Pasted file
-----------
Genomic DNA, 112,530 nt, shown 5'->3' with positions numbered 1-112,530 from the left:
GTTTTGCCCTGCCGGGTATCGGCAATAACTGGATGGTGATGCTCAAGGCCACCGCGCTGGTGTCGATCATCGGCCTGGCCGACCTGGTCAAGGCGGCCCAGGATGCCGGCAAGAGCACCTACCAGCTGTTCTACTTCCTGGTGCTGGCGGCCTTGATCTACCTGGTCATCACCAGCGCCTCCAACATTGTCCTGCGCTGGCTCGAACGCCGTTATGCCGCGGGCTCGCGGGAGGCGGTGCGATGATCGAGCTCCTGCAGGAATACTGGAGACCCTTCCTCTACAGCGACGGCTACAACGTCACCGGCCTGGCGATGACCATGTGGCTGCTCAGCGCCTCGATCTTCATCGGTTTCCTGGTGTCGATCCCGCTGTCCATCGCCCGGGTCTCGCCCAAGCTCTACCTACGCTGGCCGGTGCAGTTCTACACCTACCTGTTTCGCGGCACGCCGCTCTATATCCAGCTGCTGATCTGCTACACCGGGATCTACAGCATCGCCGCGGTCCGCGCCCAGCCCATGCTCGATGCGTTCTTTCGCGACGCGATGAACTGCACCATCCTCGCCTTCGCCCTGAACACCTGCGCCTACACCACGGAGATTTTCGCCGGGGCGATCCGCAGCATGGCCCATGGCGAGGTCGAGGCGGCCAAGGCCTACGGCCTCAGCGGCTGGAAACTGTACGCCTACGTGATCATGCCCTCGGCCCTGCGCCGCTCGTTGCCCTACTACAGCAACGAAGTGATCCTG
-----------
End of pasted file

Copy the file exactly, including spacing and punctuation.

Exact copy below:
Genomic DNA, 112,530 nt, shown 5'->3' with positions numbered 1-112,530 from the left:
GTTTTGCCCTGCCGGGTATCGGCAATAACTGGATGGTGATGCTCAAGGCCACCGCGCTGGTGTCGATCATCGGCCTGGCCGACCTGGTCAAGGCGGCCCAGGATGCCGGCAAGAGCACCTACCAGCTGTTCTACTTCCTGGTGCTGGCGGCCTTGATCTACCTGGTCATCACCAGCGCCTCCAACATTGTCCTGCGCTGGCTCGAACGCCGTTATGCCGCGGGCTCGCGGGAGGCGGTGCGATGATCGAGCTCCTGCAGGAATACTGGAGACCCTTCCTCTACAGCGACGGCTACAACGTCACCGGCCTGGCGATGACCATGTGGCTGCTCAGCGCCTCGATCTTCATCGGTTTCCTGGTGTCGATCCCGCTGTCCATCGCCCGGGTCTCGCCCAAGCTCTACCTACGCTGGCCGGTGCAGTTCTACACCTACCTGTTTCGCGGCACGCCGCTCTATATCCAGCTGCTGATCTGCTACACCGGGATCTACAGCATCGCCGCGGTCCGCGCCCAGCCCATGCTCGATGCGTTCTTTCGCGACGCGATGAACTGCACCATCCTCGCCTTCGCCCTGAACACCTGCGCCTACACCACGGAGATTTTCGCCGGGGCGATCCGCAGCATGGCCCATGGCGAGGTCGAGGCGGCCAAGGCCTACGGCCTCAGCGGCTGGAAACTGTACGCCTACGTGATCATGCCCTCGGCCCTGCGCCGCTCGTTGCCCTACTACAGCAACGAAGTGATCCTG